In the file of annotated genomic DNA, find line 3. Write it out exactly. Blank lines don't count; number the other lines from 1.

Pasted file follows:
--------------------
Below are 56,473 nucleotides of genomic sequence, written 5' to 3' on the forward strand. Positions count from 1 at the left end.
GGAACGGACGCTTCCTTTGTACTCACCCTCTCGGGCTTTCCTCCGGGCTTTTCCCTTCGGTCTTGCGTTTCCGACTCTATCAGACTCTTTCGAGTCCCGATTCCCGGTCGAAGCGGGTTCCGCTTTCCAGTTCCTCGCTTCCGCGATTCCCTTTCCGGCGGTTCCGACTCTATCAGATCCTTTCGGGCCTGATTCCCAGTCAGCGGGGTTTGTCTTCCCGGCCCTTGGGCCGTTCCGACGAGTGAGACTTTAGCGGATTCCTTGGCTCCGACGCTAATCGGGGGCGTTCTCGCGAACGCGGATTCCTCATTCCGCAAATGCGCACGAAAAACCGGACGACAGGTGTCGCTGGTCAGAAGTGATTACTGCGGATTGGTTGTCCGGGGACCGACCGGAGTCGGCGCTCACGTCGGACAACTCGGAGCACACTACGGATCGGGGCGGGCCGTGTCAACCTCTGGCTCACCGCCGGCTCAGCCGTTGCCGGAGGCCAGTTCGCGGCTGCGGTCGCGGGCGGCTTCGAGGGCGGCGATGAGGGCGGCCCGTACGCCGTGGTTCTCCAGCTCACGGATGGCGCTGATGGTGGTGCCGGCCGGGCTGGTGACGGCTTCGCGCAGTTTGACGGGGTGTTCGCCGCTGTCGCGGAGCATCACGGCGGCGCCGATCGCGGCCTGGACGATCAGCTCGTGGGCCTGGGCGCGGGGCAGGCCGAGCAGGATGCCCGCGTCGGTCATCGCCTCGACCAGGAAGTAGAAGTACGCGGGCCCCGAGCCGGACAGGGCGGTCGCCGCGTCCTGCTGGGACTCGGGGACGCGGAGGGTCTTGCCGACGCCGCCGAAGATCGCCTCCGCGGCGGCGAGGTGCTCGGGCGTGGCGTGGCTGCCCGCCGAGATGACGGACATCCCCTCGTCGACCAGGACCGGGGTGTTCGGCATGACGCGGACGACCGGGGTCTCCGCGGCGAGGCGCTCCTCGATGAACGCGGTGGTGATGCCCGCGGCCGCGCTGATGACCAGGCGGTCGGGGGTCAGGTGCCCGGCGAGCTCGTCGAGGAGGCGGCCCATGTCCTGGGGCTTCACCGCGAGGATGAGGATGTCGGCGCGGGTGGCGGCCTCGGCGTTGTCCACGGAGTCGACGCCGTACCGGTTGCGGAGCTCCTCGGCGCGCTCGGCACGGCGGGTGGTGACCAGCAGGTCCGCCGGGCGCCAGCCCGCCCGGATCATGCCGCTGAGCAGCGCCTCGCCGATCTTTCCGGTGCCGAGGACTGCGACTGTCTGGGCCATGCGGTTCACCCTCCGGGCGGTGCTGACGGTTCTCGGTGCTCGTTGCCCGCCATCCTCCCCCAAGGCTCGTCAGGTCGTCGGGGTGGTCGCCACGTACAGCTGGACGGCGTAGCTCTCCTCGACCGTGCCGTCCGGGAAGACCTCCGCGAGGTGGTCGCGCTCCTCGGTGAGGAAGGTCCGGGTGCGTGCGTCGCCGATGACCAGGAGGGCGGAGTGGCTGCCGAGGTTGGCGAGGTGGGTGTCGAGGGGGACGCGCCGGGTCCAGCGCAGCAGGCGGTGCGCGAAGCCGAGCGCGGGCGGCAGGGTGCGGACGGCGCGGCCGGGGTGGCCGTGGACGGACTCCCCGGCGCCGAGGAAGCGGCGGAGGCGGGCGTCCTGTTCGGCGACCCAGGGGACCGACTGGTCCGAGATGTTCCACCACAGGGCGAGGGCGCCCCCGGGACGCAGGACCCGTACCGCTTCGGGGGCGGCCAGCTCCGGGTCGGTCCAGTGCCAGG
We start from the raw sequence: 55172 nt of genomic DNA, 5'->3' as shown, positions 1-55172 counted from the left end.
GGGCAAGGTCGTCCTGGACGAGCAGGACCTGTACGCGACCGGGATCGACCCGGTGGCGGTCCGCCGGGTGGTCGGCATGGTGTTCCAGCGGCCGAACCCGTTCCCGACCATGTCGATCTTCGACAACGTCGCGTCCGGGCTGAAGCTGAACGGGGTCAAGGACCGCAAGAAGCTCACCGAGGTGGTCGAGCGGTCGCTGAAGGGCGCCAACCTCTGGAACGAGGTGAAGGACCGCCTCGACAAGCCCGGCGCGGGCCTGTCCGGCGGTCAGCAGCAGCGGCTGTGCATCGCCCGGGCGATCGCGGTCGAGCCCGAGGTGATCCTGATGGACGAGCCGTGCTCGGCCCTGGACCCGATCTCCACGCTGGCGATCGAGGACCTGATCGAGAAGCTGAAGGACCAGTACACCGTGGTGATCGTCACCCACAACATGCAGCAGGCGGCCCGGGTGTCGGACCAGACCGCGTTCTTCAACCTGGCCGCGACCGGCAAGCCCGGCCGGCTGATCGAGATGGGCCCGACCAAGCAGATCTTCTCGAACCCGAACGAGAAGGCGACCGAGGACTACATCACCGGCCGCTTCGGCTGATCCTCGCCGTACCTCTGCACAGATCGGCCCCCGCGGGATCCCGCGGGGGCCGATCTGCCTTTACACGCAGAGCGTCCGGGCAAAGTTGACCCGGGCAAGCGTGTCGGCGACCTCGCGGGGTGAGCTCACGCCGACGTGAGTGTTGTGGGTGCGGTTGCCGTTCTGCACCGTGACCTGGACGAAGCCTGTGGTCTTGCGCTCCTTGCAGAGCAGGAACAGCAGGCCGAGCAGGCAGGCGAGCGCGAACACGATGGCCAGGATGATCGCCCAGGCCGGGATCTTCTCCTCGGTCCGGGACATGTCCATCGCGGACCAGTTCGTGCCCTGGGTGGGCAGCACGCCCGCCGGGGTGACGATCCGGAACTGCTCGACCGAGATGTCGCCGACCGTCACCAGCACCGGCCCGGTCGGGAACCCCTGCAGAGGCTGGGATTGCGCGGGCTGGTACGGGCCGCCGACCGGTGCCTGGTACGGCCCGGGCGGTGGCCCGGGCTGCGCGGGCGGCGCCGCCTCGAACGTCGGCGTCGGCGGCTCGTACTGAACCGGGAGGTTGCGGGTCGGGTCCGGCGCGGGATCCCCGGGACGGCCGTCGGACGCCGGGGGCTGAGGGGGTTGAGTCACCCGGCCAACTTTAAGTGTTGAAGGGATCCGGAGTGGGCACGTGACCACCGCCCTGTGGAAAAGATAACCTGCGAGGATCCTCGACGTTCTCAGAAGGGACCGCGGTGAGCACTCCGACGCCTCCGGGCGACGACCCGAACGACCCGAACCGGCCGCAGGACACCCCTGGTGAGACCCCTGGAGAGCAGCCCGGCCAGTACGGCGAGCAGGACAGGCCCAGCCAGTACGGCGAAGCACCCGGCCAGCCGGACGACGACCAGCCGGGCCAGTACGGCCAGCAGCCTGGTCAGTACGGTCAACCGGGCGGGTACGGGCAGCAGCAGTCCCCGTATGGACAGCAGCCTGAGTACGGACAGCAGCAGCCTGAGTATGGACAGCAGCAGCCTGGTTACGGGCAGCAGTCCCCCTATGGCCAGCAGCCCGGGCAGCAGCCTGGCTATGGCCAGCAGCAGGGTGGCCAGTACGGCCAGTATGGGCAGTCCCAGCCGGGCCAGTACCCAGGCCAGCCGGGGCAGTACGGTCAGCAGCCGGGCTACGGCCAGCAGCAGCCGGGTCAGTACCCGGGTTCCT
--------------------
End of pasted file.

We start from the raw sequence: 55172 nt of genomic DNA, 5'->3' as shown, positions 1-55172 counted from the left end.